The FCC voted today to eliminate what it called “unnecessary regulatory hurdles for carriers seeking to move from the networks of yesterday to the networks of tomorrow.” Specifically, the commission streamlined carriers’ ability to discontinue legacy services as they undergo a TDM-to-IP transition.

TDM-to-IP Transition Requirements
Details of the order adopted at today’s monthly FCC meeting include:

  • Requiring 10 days for public comment when a carrier wants to discontinue lower-speed data services and already provides replacement services supporting speeds of 25 Mbps downstream and 3 Mbps upstream.  Grandfathering is allowed in 25 days, barring substantive objections.
  • Relieves carriers of discontinuance approval obligations for services with no customers and no reasonable requests for services within the preceding 30 days.
  • Facilitates rapid restoration of communications networks damaged in natural disasters by eliminating advance notice and waiting period requirements for network changes.
  • Eliminates education and outreach requirements for carriers discontinuing legacy voice services in the transition to IP services.
  • Allows a carrier to seek streamlined discontinuance of legacy voice services when the carrier provides stand-alone interconnected VoIP throughout its affected service area and at least one other stand-alone, facilities-based voice service is available from another provider.
  • Eliminates what the commission called “unnecessary and burdensome or redundant” notifications of changes that could impact compatibility of customer premises equipment.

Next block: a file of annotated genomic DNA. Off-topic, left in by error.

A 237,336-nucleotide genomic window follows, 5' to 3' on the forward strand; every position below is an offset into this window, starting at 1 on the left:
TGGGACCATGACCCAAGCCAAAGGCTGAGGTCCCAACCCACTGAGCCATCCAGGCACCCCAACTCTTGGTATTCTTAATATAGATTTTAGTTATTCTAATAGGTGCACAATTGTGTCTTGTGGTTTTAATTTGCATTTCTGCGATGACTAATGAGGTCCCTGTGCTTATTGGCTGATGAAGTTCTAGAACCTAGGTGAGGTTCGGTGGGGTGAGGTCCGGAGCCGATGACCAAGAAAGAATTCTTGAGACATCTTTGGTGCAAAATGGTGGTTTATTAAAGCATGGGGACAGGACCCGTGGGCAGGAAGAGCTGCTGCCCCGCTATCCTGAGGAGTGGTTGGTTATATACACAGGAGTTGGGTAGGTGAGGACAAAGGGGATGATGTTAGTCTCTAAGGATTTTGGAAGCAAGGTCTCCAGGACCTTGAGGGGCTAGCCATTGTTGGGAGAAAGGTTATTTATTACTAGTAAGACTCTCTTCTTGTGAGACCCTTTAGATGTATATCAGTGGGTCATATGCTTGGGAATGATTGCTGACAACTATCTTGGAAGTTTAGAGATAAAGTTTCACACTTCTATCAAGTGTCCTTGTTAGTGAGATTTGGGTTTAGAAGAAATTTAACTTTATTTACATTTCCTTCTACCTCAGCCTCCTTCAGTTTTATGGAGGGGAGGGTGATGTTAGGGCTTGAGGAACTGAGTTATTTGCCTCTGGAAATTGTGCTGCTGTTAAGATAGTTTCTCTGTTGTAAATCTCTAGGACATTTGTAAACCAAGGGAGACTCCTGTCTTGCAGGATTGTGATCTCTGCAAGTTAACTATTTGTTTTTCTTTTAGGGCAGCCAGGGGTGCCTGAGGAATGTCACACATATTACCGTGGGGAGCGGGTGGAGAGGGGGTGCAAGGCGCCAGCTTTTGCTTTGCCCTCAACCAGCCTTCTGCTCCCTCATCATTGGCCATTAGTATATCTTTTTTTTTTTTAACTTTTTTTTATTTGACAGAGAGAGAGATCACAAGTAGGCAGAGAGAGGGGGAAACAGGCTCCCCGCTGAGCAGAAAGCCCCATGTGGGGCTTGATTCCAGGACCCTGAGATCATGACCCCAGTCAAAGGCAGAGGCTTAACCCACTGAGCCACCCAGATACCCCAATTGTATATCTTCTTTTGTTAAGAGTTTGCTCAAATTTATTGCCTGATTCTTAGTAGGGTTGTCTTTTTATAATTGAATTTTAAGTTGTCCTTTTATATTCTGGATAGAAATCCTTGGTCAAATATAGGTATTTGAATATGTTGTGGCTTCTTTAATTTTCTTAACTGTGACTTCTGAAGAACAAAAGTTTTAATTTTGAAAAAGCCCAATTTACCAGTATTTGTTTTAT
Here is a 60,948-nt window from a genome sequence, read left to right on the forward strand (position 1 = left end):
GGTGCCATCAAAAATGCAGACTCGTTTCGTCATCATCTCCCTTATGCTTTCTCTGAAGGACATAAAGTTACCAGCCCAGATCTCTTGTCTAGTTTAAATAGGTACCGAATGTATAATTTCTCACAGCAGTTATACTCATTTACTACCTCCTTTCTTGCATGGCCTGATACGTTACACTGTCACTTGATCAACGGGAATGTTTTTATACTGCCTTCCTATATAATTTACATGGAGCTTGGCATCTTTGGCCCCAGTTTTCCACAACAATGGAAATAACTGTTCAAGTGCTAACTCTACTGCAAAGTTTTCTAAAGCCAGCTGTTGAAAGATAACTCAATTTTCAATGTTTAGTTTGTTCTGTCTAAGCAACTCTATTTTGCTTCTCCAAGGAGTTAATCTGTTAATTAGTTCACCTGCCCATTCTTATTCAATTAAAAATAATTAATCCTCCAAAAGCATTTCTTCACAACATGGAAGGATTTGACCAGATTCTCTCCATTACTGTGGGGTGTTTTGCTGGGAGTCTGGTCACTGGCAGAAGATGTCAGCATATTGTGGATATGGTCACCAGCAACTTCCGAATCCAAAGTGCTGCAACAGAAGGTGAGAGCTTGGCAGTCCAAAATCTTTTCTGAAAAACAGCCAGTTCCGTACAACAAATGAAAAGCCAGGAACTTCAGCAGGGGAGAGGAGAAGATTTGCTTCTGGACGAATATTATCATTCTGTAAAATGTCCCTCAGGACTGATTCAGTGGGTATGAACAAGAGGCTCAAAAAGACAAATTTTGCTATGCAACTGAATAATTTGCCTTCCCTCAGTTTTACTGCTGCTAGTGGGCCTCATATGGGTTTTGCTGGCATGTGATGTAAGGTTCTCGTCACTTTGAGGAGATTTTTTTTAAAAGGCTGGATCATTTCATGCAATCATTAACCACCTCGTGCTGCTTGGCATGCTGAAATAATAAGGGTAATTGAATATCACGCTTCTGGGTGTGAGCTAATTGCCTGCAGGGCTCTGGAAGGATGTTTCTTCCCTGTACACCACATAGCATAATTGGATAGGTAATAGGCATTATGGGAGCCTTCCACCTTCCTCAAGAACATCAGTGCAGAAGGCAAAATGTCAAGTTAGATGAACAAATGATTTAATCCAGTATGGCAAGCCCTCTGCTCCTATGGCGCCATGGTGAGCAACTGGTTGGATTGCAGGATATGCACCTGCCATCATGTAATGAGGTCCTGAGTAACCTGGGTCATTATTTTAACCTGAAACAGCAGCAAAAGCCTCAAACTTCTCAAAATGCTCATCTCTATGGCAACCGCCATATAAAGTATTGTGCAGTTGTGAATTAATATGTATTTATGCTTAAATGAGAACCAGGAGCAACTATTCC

The latter three items undoubtedly will be unpopular with some stakeholders.

At least one consumer group – Public Knowledge – already has voiced opposition  to the relaxed rules. And at today’s FCC meeting,  Commissioner Jessica Rosenworcel, who dissented in part in the vote, pointed to the potential impact of the relaxed rules on a hypothetical elderly grandmother.

“She just wants to know that her phone, her health monitor and her alarm system, all of which rely on her current network, continue to work,” commented Rosenworcel. “She wants a head up. She wants to be able to navigate this change and understand what will require a new contract. . .  She wants to know at what cost. But today, the FCC says she doesn’t need her carrier to provide her with this information. That’s because she can check with the FCC’s Daily Digest and figure it out for herself. Who are we kidding? This is mean.”

FCC Chairman Ajit Pai, however, argued that the relaxed rules, along with other reforms involving the TDM-to-IP transition, could “free up billions of dollars, which carriers can devote to building new networks instead of propping up old ones.”

Associations representing telecom service providers echoed Pai’s comments.

“Regulations from the past shouldn’t haunt broadband providers as they build modern networks that support next-generation services,” said USTelecom President and CEO Jonathan Spalter in a prepared statement.

“The revisions adopted today strike a thoughtful balance between two important public policy priorities – enabling technology transitions and protecting consumers,” said Shirley Bloomfield, CEO of NTCA – The Rural Broadband Association.